Dave Michels: “I see a lot of firms deploying Lync. I don’t see a lot of firms deploying Lync voice…I also know from other observations that Microsoft is pretty shady about their numbers. A lot of other firms are very open. Microsoft is very secretive about this stuff. They don’t put a lot of detail behind this…It’s a whole different level of open-ness you don’t see with Microsoft.

Jim Burton: “When I was in debate in school, my Bible was a book called ‘Lying with Facts and Figures.’ I don’t think he [Microsoft blogger] lied, but the way he presented it was a bit of a misrepresentation, if you understood all of the facts.”

Roberta Fox: “It really wasn’t til late 2012 where Microsoft was considered for telephony or even desktop video. They really were not seen as reliable or credible telecom solutions from enterprise clients as replacements for their PBXes, due to concerns about reliability, availability and the feature set. Another interesting thought: there was very little interest in Lync for desktop video applications.”

I encourage you all to take a listen to this podcast.

How Mediocre Customer Service Is Driving Your Customers Away

Some companies drive away loads of customers with one big move. Like that department store chain that got rid of coupons and sales promotions. Its base of cost-sensitive mom shoppers quickly fled to other stores

For most companies, losing customers is a slow, inexorable process, that looks more like this:

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What’s the cause? In many cases, it’s weak customer service. Most companies over-spend on customer acquisition and under-invest on keeping existing customers happy. The result is statistics like this from Forrester Research:

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There are many reasons why your customer service may be leaving customers less than thrilled. Customers are more diverse than before, for one:
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Technology has also made customers more independent – and demanding. They want to be served right here, right now.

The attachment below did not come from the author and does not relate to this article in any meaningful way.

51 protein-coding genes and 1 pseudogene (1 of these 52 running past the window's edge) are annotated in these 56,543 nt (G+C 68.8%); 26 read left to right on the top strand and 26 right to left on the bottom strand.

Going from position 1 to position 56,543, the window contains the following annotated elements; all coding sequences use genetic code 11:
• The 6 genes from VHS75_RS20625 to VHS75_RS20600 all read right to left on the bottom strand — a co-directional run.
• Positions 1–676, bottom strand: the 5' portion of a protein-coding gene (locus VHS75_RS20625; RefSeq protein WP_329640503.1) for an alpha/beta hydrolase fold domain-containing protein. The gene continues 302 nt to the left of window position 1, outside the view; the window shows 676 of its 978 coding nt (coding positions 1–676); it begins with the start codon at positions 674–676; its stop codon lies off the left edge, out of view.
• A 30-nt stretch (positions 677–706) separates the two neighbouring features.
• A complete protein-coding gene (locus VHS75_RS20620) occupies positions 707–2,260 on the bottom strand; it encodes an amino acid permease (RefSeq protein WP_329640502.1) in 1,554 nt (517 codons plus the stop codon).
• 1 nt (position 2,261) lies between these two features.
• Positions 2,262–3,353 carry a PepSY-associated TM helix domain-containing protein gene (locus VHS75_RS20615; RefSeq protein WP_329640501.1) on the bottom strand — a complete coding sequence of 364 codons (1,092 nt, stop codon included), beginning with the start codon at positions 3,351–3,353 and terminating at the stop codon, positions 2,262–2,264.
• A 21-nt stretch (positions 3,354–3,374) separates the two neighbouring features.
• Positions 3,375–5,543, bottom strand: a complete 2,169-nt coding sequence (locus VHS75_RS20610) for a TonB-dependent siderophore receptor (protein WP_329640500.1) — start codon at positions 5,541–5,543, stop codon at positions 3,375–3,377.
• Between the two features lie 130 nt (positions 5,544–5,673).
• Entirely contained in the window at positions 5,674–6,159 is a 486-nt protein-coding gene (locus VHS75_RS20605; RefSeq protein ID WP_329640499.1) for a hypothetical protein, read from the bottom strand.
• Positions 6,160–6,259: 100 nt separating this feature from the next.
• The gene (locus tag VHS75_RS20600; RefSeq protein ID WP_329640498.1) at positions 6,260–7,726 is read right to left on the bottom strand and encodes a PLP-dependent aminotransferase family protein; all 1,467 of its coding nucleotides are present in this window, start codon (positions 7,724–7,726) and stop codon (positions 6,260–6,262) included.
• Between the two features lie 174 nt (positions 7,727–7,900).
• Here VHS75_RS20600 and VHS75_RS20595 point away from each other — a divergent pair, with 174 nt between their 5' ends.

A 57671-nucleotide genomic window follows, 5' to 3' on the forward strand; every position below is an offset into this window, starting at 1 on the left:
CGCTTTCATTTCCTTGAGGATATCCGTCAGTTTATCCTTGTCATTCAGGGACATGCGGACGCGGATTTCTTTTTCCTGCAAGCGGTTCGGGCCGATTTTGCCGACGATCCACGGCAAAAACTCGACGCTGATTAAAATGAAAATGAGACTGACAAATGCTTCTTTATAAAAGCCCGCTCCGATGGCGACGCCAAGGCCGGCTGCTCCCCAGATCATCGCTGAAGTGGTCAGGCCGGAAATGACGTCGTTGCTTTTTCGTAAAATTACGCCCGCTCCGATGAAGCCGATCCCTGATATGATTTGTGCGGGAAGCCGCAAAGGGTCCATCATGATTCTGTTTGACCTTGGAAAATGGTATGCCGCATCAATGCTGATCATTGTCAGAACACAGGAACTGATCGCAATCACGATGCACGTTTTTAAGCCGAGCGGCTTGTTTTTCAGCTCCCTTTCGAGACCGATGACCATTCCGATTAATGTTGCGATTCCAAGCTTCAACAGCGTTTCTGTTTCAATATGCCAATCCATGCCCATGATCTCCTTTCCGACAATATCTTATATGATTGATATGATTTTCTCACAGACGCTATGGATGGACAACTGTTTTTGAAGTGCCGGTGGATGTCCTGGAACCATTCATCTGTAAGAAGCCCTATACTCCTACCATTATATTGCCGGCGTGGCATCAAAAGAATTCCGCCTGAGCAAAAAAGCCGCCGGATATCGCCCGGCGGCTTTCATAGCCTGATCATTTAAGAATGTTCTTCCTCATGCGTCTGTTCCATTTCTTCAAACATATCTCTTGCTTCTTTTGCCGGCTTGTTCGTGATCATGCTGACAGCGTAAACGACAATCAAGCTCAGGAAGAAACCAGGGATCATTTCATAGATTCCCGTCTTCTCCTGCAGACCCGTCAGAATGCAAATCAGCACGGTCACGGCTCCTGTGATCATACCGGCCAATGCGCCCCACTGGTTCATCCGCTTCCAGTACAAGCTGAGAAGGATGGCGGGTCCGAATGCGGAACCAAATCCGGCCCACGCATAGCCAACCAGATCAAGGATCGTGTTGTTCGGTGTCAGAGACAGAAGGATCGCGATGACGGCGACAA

Problem is that most companies, even if they talk the multi-channel talk, fail to walk the walk. Beyond voice, they may have deployed 1-2 additional ways for their agents to deal with customers. Turns out, there are a dozen channels besides voice that your customer may want – nay, demand – to be able to reach you on. Also, companies trying to deploy new contact center channels will, how can I be polite about this, often do it BADLY.
Do these problems sound familiar at all? Are they ones you want to solve? If so, you might consider attending the next Avaya Customer Experience webinar, ‘Where Did All of my Customers Go (and How Do I Win Them Back?)’
Broadcasting this Thursday Nov. 7 at 11 am PT (2 pm ET), it features a mix of experts in this area, including:
– Sheila McGee-Smith, independent customer experience analyst;
– Tony Bridgewater, Executive General Manager, Technology & Products, for Australian system integrator, Salmat;
– Mark Wilson, CMO for Avaya;
– Jeanne Bliss, our moderator, who writes and consults on customer experience and is a former Chief Customer Officer at multiple companies; 
Attendees to the webinar get a print copy of the book, Managing the Customer Experience, mailed to them.

Who's the Real Number One in Business Telephony?

The telephone is far from dead. You know who still loves to call people? Family members, close friends and…the Pope. No joke: 76-year-old Pope Francis has startled a quite a few strangers with a call from a Vatican landline in which he simply announces, “It’s the Pope.” It’s happened to enough people that the Corriere della Sera, a leading newspaper in my native Italy, published a front-page article offering tips on how to make small talk if His Holiness calls (tip #1: talk about soccer).

You know who else loves the telephone? Businesspeople. Unified Communications may be a diverse, ever-growing set of tools and technologies, but the channel that started it all still plays a central role. It’s why there’s a never-ending stream of articles advising how to schmooze colleagues on the phone, how to run your phone meetings, how to close sales deals on the phone, how to ace telephone job interviews, etc. The stakes are high, which is why telephony remains such a hotly-contested market.